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As this is the Linguistics site, I'm guessing it is Zipf's Law you are interested in? If you analyze a corpus of text, and count the number of times each word occurs, you get their frequency. You then line then up on the x-axis of a graph, in order of rank (i.e. the most common word comes at x=1, the second most common word at x=2, and the least common word ...


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If my other answer weren't so long, I would have just edited it, but I think this thread will be easier to read if I just add another answer, so here it is. The day after posting my first answer in this thread, I discovered that my usual tool for searching English and Spanish collocations was not functioning. This made me go searching for another, and, in ...


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I would love to find something that could mimic what the Google Ngram does, too. Unfortunately, I have yet to find one. In the meantime, here are a couple of things you can do / resources that can get somewhat close. I am going to do this using just a single word. I know that the beauty of the Google Ngram is that it allows you to search for a single ...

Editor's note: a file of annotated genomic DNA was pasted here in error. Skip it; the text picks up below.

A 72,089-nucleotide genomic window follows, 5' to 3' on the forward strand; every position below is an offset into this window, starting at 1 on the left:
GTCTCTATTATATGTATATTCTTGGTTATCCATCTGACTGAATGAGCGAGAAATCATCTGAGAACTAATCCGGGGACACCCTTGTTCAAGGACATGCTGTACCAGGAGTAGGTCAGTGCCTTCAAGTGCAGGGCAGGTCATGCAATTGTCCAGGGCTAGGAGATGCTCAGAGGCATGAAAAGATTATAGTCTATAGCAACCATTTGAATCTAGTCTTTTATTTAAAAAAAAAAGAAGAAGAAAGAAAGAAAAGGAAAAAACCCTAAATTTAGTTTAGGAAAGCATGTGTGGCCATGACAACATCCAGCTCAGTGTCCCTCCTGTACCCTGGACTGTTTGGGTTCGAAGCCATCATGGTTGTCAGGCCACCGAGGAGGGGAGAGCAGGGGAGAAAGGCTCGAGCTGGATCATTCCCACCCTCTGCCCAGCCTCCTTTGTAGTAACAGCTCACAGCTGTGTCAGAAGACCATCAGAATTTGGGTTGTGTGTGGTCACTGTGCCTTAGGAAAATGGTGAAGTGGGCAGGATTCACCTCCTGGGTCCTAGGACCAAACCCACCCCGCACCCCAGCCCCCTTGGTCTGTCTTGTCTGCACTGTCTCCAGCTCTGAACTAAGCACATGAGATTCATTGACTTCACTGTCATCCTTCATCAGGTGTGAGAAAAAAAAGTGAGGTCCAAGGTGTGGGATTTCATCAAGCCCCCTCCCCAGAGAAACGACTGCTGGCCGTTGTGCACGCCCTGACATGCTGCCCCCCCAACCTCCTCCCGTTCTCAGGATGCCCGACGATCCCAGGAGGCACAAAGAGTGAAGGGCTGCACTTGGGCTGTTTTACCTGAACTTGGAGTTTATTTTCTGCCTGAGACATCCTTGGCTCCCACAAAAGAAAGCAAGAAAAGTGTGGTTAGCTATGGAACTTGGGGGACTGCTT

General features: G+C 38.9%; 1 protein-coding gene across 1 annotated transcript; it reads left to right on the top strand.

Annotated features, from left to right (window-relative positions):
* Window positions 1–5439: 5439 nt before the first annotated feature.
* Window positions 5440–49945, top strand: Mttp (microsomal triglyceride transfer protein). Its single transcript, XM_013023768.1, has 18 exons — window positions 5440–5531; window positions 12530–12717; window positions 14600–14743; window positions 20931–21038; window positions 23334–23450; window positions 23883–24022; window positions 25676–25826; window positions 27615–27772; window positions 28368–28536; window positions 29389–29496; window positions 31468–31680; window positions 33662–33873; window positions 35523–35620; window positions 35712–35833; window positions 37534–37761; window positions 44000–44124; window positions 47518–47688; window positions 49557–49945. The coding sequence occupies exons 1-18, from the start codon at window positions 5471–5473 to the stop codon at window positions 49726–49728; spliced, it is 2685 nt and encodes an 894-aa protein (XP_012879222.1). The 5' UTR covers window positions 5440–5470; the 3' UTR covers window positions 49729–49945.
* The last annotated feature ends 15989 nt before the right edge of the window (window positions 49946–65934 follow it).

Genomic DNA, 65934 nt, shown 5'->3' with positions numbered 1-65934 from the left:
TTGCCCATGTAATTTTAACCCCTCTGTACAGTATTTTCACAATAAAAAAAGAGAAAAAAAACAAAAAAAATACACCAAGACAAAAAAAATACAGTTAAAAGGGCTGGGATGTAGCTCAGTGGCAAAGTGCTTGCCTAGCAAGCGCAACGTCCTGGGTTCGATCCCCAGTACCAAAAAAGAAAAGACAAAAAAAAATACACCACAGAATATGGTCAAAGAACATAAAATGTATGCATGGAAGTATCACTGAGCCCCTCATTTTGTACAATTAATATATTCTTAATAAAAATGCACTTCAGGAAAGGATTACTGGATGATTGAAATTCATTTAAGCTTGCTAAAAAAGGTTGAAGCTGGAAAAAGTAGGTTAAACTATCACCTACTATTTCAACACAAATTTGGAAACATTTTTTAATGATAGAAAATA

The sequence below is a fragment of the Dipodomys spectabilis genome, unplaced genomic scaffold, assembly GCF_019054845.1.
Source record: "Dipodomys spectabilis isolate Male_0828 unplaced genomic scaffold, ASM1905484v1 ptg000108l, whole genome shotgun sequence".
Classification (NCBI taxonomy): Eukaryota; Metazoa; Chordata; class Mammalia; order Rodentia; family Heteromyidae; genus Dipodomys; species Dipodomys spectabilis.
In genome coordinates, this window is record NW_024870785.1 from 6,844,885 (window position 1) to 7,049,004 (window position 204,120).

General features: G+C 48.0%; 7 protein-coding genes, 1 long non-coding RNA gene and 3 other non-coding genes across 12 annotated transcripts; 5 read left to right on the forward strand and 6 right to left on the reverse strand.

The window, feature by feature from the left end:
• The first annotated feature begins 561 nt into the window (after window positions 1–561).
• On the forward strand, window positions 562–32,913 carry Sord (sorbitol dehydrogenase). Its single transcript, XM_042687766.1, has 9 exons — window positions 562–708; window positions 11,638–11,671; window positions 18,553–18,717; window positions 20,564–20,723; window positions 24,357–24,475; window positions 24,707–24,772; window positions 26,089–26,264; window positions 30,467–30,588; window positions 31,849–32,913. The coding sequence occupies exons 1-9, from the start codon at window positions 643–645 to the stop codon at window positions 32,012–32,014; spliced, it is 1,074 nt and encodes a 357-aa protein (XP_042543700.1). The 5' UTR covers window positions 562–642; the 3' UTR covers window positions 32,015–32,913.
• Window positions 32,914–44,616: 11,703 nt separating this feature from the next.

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A standard tool in the search for corpora is the CLARIN virtual language observatory (VLO). Searching for "twitter" and setting the language facet to English gives Twitter sentiment for 15 European languages as the top result. The corpus is under a free licence.


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Here are two other datasets: Arruda's dataset (5171 messages) NER dataset (7398 messages) The NER dataset has the named entities replaced by entity types, like in [ORGANIZATION], [DATE], etc. The Arruda dataset is mainly English and surprisingly emoji free. Neither of the datasets provide much detail on how they were created. Google has a search engine ...


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